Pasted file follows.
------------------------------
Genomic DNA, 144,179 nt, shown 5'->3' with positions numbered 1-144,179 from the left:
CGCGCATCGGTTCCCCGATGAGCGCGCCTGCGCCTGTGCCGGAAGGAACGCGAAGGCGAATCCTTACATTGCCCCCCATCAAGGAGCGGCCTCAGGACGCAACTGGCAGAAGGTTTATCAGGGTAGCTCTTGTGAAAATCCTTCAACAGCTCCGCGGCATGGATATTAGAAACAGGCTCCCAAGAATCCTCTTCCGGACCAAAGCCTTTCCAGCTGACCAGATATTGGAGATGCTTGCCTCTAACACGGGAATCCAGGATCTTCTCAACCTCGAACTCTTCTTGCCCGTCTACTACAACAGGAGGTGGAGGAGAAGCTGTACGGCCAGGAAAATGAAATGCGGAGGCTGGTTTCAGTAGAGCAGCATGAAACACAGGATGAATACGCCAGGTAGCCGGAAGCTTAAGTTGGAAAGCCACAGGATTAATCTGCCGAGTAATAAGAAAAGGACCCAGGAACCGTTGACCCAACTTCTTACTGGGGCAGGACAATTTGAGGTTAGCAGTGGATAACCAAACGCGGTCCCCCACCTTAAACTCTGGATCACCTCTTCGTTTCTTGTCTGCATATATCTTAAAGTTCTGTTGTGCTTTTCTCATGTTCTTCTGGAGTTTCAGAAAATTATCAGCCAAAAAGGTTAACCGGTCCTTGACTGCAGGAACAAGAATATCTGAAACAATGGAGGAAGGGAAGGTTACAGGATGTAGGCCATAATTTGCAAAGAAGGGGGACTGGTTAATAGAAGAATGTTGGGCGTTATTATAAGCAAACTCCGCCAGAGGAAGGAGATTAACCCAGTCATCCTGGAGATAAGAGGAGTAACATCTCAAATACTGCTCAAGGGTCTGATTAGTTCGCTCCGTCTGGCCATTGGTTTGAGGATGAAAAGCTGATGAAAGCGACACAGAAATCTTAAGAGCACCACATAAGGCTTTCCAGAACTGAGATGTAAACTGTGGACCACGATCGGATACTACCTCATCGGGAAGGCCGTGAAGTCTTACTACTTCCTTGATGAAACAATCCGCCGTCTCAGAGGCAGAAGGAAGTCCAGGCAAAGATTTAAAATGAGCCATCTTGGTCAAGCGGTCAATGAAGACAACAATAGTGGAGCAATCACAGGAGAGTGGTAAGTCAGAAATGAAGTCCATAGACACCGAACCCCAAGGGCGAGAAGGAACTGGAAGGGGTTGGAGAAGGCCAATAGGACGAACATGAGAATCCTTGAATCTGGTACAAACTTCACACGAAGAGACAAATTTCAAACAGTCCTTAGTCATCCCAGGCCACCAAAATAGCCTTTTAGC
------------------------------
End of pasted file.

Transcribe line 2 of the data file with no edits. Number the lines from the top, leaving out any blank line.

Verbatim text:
CGCGCATCGGTTCCCCGATGAGCGCGCCTGCGCCTGTGCCGGAAGGAACGCGAAGGCGAATCCTTACATTGCCCCCCATCAAGGAGCGGCCTCAGGACGCAACTGGCAGAAGGTTTATCAGGGTAGCTCTTGTGAAAATCCTTCAACAGCTCCGCGGCATGGATATTAGAAACAGGCTCCCAAGAATCCTCTTCCGGACCAAAGCCTTTCCAGCTGACCAGATATTGGAGATGCTTGCCTCTAACACGGGAATCCAGGATCTTCTCAACCTCGAACTCTTCTTGCCCGTCTACTACAACAGGAGGTGGAGGAGAAGCTGTACGGCCAGGAAAATGAAATGCGGAGGCTGGTTTCAGTAGAGCAGCATGAAACACAGGATGAATACGCCAGGTAGCCGGAAGCTTAAGTTGGAAAGCCACAGGATTAATCTGCCGAGTAATAAGAAAAGGACCCAGGAACCGTTGACCCAACTTCTTACTGGGGCAGGACAATTTGAGGTTAGCAGTGGATAACCAAACGCGGTCCCCCACCTTAAACTCTGGATCACCTCTTCGTTTCTTGTCTGCATATATCTTAAAGTTCTGTTGTGCTTTTCTCATGTTCTTCTGGAGTTTCAGAAAATTATCAGCCAAAAAGGTTAACCGGTCCTTGACTGCAGGAACAAGAATATCTGAAACAATGGAGGAAGGGAAGGTTACAGGATGTAGGCCATAATTTGCAAAGAAGGGGGACTGGTTAATAGAAGAATGTTGGGCGTTATTATAAGCAAACTCCGCCAGAGGAAGGAGATTAACCCAGTCATCCTGGAGATAAGAGGAGTAACATCTCAAATACTGCTCAAGGGTCTGATTAGTTCGCTCCGTCTGGCCATTGGTTTGAGGATGAAAAGCTGATGAAAGCGACACAGAAATCTTAAGAGCACCACATAAGGCTTTCCAGAACTGAGATGTAAACTGTGGACCACGATCGGATACTACCTCATCGGGAAGGCCGTGAAGTCTTACTACTTCCTTGATGAAACAATCCGCCGTCTCAGAGGCAGAAGGAAGTCCAGGCAAAGATTTAAAATGAGCCATCTTGGTCAAGCGGTCAATGAAGACAACAATAGTGGAGCAATCACAGGAGAGTGGTAAGTCAGAAATGAAGTCCATAGACACCGAACCCCAAGGGCGAGAAGGAACTGGAAGGGGTTGGAGAAGGCCAATAGGACGAACATGAGAATCCTTGAATCTGGTACAAACTTCACACGAAGAGACAAATTTCAAACAGTCCTTAGTCATCCCAGGCCACCAAAATAGCCTTTTAGC